Appeals court says Montana’s campaign limits are legal
HELENA, Mont. (AP) — Montana’s limits on direct contributions to political campaigns are justified in trying to prevent corruption or the appearance of corruption while still allowing candidates to raise enough money to run a campaign, the 9th U.S. Circuit Court of Appeals ruled Monday.
The decision overturned a ruling by U.S. District Judge Charles Lovell, who in May 2016 said the limits enacted by voters in 1994 restricted political speech.
“This lawsuit ... sought to open the floodgates of money in Montana elections by making it easier for out-of-state corporations to buy officeholders,” Gov. Steve Bullock said in a statement. “I’m glad the federal courts upheld Montana’s limits on money in elections.
“For a century in Montana, winning an election for state office has meant going door to door and meeting face to face with everyday voters: democracy at its best. Today, we’re one step closer to keeping it that way. Elections should be decided by ‘we the people’ — not by corporations, millionaires, or wealthy special interests buying more television ads,” he said.
The Office of the Commissioner of Political Practices put the new limits into effect Monday, said spokesman Noah Horan. It would affect candidates currently running in local elections, but anyone who had received a campaign donation under the old limits would not have to return it.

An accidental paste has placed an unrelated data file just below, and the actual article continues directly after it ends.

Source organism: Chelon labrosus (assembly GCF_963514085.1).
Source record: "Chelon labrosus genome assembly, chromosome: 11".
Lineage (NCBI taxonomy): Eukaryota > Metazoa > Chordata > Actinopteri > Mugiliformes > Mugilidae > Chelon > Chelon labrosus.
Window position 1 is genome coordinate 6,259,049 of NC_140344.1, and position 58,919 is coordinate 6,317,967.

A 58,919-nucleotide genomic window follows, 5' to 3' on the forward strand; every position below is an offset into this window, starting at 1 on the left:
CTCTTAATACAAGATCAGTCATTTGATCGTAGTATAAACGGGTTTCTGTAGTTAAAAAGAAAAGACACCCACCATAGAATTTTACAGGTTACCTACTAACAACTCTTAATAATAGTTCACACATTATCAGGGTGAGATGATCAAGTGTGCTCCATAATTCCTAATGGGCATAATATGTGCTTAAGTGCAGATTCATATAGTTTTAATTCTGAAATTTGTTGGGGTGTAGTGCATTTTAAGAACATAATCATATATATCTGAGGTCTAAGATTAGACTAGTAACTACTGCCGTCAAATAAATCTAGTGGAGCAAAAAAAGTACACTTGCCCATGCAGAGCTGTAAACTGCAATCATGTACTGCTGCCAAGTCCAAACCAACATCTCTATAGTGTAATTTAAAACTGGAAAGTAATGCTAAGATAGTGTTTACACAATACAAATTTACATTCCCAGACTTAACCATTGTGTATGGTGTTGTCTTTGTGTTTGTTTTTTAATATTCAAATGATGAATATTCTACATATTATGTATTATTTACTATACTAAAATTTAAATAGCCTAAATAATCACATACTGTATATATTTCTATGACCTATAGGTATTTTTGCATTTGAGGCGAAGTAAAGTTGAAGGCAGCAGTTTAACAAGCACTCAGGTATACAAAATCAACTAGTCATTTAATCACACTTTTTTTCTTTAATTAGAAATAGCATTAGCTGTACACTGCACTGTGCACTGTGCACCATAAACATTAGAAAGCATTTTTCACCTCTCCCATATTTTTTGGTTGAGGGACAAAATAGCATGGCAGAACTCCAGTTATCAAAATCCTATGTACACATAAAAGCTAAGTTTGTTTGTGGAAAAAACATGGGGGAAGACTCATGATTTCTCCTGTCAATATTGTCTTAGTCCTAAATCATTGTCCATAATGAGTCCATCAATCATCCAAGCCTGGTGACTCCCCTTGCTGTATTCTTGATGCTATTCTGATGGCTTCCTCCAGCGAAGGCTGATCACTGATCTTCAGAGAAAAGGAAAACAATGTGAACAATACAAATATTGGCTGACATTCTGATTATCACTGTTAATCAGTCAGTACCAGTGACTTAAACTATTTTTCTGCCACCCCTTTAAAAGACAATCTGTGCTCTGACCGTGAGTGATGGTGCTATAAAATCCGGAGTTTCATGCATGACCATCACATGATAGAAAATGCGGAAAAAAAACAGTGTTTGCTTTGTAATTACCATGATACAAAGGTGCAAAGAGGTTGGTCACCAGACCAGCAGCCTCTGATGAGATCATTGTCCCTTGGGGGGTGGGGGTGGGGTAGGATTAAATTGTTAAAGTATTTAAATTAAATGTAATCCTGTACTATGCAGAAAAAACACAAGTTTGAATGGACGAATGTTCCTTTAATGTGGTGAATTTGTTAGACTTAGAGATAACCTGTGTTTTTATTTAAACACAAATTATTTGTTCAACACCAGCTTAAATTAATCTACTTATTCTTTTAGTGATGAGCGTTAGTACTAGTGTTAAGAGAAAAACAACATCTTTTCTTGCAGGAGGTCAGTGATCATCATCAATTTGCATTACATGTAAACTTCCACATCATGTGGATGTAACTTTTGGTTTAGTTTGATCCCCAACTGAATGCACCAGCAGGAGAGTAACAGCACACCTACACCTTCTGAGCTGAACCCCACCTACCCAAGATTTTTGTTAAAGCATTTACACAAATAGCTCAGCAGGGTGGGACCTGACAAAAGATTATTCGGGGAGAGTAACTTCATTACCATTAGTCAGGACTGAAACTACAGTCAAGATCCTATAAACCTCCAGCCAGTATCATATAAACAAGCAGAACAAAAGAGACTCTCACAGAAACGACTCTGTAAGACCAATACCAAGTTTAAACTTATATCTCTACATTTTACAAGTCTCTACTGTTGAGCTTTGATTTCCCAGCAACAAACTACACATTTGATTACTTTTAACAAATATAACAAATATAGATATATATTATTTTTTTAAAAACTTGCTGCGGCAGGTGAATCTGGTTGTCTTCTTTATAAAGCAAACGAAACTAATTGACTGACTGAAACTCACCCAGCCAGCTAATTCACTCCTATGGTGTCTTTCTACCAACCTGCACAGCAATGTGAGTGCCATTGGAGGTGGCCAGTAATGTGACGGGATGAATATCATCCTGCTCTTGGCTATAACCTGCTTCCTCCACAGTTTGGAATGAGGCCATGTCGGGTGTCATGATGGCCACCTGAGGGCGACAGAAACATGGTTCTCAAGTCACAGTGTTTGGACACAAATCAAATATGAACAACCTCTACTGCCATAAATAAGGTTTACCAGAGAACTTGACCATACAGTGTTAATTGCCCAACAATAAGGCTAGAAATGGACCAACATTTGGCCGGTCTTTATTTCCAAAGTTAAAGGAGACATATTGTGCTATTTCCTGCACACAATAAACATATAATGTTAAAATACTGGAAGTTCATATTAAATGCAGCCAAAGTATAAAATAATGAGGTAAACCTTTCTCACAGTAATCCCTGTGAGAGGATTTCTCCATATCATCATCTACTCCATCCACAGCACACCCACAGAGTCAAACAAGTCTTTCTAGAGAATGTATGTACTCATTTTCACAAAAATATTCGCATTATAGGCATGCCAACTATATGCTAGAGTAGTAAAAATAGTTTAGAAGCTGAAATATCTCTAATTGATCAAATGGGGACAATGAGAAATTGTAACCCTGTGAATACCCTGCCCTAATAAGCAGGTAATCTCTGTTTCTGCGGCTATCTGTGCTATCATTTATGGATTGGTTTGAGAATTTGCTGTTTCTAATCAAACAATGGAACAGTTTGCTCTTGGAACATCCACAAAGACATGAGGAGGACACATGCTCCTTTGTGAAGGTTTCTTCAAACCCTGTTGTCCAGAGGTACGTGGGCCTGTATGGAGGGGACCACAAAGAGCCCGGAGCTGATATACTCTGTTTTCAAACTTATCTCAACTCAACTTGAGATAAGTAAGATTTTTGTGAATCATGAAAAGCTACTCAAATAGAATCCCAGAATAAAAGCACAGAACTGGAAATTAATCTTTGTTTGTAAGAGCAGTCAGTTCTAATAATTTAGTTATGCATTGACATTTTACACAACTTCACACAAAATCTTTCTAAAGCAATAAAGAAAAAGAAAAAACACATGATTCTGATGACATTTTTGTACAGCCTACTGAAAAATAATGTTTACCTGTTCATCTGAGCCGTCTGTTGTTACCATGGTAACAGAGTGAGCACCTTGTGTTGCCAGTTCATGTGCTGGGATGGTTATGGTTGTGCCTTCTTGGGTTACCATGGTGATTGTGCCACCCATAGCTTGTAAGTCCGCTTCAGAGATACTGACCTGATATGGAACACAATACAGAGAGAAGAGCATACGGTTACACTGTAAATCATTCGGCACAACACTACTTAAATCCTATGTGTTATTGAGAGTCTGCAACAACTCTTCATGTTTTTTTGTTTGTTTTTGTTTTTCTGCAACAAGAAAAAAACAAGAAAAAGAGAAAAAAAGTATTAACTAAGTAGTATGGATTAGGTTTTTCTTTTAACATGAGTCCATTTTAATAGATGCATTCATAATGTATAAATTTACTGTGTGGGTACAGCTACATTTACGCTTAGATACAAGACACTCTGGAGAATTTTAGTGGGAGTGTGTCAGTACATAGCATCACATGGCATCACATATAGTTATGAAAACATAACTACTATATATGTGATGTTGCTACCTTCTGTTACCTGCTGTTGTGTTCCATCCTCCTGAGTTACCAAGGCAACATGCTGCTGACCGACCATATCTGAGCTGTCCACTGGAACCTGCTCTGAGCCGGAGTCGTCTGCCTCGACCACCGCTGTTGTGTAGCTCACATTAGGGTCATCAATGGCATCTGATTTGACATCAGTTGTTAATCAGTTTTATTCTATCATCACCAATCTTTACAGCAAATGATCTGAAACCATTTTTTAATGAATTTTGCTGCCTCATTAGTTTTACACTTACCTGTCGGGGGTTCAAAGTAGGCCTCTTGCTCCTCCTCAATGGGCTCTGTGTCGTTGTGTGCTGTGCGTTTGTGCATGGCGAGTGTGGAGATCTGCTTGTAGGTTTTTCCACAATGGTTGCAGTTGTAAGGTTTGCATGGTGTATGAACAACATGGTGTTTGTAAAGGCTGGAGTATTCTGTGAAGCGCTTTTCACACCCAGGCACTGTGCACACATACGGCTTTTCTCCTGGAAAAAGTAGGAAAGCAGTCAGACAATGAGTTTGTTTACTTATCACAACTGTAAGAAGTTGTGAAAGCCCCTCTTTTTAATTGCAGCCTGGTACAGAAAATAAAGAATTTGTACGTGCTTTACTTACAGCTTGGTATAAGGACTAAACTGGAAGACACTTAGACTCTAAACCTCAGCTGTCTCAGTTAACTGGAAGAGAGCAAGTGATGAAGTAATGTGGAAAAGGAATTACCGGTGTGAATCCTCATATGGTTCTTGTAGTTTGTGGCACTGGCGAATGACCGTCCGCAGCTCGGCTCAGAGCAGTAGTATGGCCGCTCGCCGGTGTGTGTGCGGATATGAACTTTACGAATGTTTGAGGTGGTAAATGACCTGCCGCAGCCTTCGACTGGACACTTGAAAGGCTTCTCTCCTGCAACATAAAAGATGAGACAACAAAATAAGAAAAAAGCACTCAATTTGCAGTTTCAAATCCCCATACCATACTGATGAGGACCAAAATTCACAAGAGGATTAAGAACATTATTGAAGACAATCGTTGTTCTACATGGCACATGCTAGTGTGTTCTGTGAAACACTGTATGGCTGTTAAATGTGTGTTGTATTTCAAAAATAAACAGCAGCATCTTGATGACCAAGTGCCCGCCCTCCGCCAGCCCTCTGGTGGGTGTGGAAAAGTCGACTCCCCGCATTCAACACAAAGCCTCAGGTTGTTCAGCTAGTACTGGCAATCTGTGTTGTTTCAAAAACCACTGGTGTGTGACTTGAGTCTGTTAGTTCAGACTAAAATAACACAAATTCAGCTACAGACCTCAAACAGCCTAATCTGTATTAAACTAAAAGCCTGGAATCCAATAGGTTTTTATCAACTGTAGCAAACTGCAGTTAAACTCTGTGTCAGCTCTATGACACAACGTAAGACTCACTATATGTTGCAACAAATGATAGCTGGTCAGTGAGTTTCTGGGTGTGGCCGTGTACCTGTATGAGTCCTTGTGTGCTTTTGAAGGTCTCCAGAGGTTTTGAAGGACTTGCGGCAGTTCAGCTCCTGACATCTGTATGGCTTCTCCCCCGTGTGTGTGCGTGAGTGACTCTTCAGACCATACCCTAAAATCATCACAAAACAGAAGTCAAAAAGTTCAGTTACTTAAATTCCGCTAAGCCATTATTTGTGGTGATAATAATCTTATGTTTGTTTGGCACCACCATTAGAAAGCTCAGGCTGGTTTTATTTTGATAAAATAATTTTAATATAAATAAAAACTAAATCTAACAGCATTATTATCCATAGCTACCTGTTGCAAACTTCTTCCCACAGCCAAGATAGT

Attorney Jim Bopp of Indiana said he planned to appeal the ruling, but hadn’t decided whether to ask a full panel of the 9th Circuit to reconsider the case or petition the U.S. Supreme Court to hear it. He has 10 days to seek an en banc hearing or 90 days to petition the high court.
Two members of the three-judge panel that heard Montana’s appeal said the state presented adequate evidence of attempts to persuade legislative action with campaign contributions and it wasn’t required to prove actual corruption. Judge Carlos Bea dissented, arguing there was no proof Montana lawmakers acted on those attempts.
Judges Raymond Fisher and Mary Murguia said Montana’s limits “target those contributions most likely to result in actual or perceived quid pro quo corruption — high-end, direct contributions with a significant impact on candidate fundraising.”
Bopp disagreed with their interpretation of the U.S. Supreme Court’s ruling in the Citizens United case.
“I’m very disappointed that the majority is not willing to apply the changes in the law that Citizens United has mandated,” that “only quid pro quo corruption can justify contribution limits,” Bopp said Monday. Under this ruling, you can “have your constitutional rights stripped from you because somebody can imagine that someone might do something wrong with those rights.”
The decision notes that would-be contributors are still free to volunteer their services, make donations to a candidate’s political party, send out direct mail or run other independent advertising. It also argues the limits do not favor incumbents or curtail the influence of political parties.
Attorney General Tim Fox, whose office argued the case, released a statement saying he was proud of the work his team did to defend the will of Montana voters.
Under the new limits, individuals and political action committees will be allowed to donate a maximum of $1,320 to a gubernatorial candidate in Montana while political parties will be allowed to donate $47,700. Those numbers will be adjusted for inflation before the 2020 elections. Limits are smaller for statewide races and legislative races.
During the 2016 election cycle, individuals could donate as much as $1,900 to a gubernatorial candidate, PACs could donate $10,610 and political parties could donate $23,850.
The appeals court said that while the donation limits seem low, they are quite reasonable when considering the cost of campaigning in Montana.
The case was filed in 2011 by American Tradition Partnerships, several political action committees and Republican central committees.